Leadership / 10.05.22
Giving Regards to Broadway (and Broadway Touring Shows) 1 Year After Reopening
It’s been more than a year since Broadway and Broadway touring shows emerged from their more challenging period ever, the COVID-19 crisis, to welcome patrons back live and in person. Because of the pandemic, Broadway theaters went dark on March 12, 2020. And it would be more than a year before they were permitted to reopen.
“Springsteen on Broadway” was the first full-length show to resume performances, opening on June 26, 2021, at the St. James Theatre. “Hadestown” and “Waitress” were the first musicals to resume performances on Sept. 2 of that year. The show must go on? Many big shows are now going on both on the Great White Way and in large venues nationwide.
So, what has been the biggest challenge in the post-pandemic era getting live plays and musicals back to the stage? Chris Stasiuk, Box Office Treasurer for the St. James Theatre, says, “The pandemic created fear and isolation for all. Our goal in the theater is to create a safe space with great customer service. This challenge is greater now with restrictions and government regulations. Not only do we need to keep the customer safe, but we need to protect the cast and crew from each other and the audience. So many performances have been canceled due to illnesses, and so many customers have needed refunds because of their own medical concerns. We spend much more time now dealing with refunds and exchanges.”
Stuart Levy, Director of Ticketing and Insights for “Wicked” at the landmark Gershwin Theatre, agrees that the biggest challenge for him and his staff has also been “promoting the safety precautions we were taking and that it was safe for audiences to come back. For a Broadway house, we are fortunate that we have a large outside area so people could stand six feet apart while showing proof of vaccination. We also have three lobbies. So, before the show and during intermission, there was more than enough space for the audience to feel safe. We did not allow any concessions to be brought into the house to ensure people wore their masks throughout the show.”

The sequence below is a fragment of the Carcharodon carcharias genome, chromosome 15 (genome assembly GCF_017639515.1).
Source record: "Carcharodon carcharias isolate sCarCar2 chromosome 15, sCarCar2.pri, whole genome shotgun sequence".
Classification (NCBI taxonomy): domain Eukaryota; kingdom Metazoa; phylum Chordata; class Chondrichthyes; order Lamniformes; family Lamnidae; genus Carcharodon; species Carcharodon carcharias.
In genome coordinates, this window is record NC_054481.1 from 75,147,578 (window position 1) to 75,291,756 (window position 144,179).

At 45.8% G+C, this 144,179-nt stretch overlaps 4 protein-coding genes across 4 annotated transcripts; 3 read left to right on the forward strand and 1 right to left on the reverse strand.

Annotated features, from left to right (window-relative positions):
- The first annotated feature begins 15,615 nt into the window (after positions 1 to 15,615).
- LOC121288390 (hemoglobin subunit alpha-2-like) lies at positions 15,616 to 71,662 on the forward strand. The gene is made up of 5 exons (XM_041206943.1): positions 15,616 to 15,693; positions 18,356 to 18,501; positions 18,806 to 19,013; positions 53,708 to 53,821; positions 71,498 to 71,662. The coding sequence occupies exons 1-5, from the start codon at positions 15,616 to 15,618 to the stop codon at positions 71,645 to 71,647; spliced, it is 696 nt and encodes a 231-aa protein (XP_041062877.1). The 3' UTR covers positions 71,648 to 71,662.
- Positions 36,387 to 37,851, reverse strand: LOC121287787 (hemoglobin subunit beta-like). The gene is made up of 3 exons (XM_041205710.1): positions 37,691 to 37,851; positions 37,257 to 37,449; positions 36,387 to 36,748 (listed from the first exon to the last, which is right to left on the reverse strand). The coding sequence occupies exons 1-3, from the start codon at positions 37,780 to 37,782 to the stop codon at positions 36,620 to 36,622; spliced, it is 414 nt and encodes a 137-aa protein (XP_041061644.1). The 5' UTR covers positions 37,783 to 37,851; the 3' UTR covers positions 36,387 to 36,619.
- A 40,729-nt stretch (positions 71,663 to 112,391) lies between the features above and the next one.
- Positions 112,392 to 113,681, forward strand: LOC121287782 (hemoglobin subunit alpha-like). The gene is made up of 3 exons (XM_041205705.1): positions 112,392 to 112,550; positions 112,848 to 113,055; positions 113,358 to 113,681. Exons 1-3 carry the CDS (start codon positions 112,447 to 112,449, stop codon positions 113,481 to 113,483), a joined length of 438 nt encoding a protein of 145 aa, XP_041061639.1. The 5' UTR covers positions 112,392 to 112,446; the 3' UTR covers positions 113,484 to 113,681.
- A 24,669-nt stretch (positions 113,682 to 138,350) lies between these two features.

On the road, the challenges have been similarly daunting. But our INTIX professionals have persevered. One of them is John Ekeberg, Executive Director Broadway for the Denver Center for the Performing Arts (DCPA). He says, “For the touring business, it ultimately came down to getting assurance that local authorities would allow public gathering at scale along with establishing understood health and safety practices for both the audience and those working on the shows themselves. All of these conditions needed to be met in order for touring to start up again.”
Mitchell Klein, National Director of Sales Operations for Broadway Across America, concurs that the toughest challenge in getting live shows back was managing the safety of everyone involved, calling it a “Herculean task.” He says, “We had determined early on that we would not reopen our doors to the public until we were confident that enough people involved — onstage, backstage, front of house and in the audience — would be comfortable with returning safely to the theater.”
Shawn Robertson, Ticket Sales Director for the Center Theatre Group in Los Angeles, has a different take. He listed rebuilding his staff as his biggest obstacle: “We laid off two-thirds of our staff and not everyone was able to return as they needed to take care of themselves and found new jobs.”
So, how has the in-person experience changed as compared to pre-pandemic? Klein says, “While the experience was fraught with anxiety at the beginning, I think we’re at or approaching a point where the in-person experience is back to the ‘normal’ experience of the pre-pandemic times.”